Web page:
It was noon when we reached the Post Office. After processing the mailing label for our parcel, the man at the counter asked us casually,”Did you have any chance to catch the football this morning?”
We gaped at him. He said “football” which could only mean NFL. Surely he meant “soccer”?
R told him about how Japan lost to Netherlands and went on to describe the Ghana – Australia game. I chipped in about the red card and the equalizing goal.
The post office employee seemed to regret he couldn’t watch the game. “I missed it”, he said again and again.
Suddenly I heard a voice behind me. “Ghana won?”
I turned around to see a woman in full African headgear who had just entered the post office.
The post office incident is not unique; I have been having many similar conversations of late. A lot more people in the US seem to be interested in the World Cup this time around. We do seem to have come a long way from the 1994 FIFA World Cup which played to empty stadiums here.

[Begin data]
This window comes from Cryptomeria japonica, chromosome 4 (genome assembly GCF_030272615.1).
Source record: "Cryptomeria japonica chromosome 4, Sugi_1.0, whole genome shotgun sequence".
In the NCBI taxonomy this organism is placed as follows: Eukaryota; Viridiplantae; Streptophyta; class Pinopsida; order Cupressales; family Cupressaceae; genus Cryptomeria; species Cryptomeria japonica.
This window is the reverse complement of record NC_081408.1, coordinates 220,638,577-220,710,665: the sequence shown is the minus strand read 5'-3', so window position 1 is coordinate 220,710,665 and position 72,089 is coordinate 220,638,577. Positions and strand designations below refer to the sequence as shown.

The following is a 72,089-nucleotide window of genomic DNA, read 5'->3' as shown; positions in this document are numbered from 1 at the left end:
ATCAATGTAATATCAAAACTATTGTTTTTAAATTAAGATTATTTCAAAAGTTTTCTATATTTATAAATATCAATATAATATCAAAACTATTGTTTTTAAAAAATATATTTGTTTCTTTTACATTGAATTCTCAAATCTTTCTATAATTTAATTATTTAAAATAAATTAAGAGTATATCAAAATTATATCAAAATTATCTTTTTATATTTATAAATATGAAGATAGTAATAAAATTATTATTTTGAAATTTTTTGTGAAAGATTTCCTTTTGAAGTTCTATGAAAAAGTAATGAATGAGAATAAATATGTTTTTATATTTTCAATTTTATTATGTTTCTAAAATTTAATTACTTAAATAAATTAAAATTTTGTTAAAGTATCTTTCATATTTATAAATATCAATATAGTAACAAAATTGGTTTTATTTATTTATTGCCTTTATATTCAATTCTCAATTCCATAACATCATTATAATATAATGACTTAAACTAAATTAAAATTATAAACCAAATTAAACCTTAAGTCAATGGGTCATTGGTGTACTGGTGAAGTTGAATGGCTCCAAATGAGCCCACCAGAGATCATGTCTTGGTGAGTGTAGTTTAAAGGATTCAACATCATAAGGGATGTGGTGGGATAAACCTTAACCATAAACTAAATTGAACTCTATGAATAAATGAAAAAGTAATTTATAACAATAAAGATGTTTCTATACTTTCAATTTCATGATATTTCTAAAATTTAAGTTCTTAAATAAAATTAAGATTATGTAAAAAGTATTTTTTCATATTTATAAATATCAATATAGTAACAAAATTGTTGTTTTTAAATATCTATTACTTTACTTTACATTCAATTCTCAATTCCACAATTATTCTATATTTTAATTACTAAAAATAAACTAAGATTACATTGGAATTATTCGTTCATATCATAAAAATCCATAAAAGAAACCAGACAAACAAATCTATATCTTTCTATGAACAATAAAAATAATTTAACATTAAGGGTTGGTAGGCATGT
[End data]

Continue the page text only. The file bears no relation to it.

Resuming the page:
Surely it cannot be just because the networks are telecasting every match live ? Or that the games are being played during daytime in the US?
Is it because there are many more immigrants in the US than in 1994? I can see that all of Africa seems to be supporting Ghana (possibly even more so now with Cameroon crashing out of the World Cup).
There are obviously millions more Hispanics than in 1994, and that is another football-loving demographic.
But there seems a lot of interest even among fourth and fifth generation white Americans (i.e. the ones who don’t consider themselves immigrants). What could explain this?
I don’t think Americans have suddenly decided to embrace the popular sports of the world. There is still hardly any interest for cricket (not even the 20-20 kind). But one could argue that football is a much bigger sport internationally than cricket is.
But still, the number of people who play football/ soccer in the US is probably the same amount as those who play lacrosse.
So why the sudden interest in football? Any thoughts?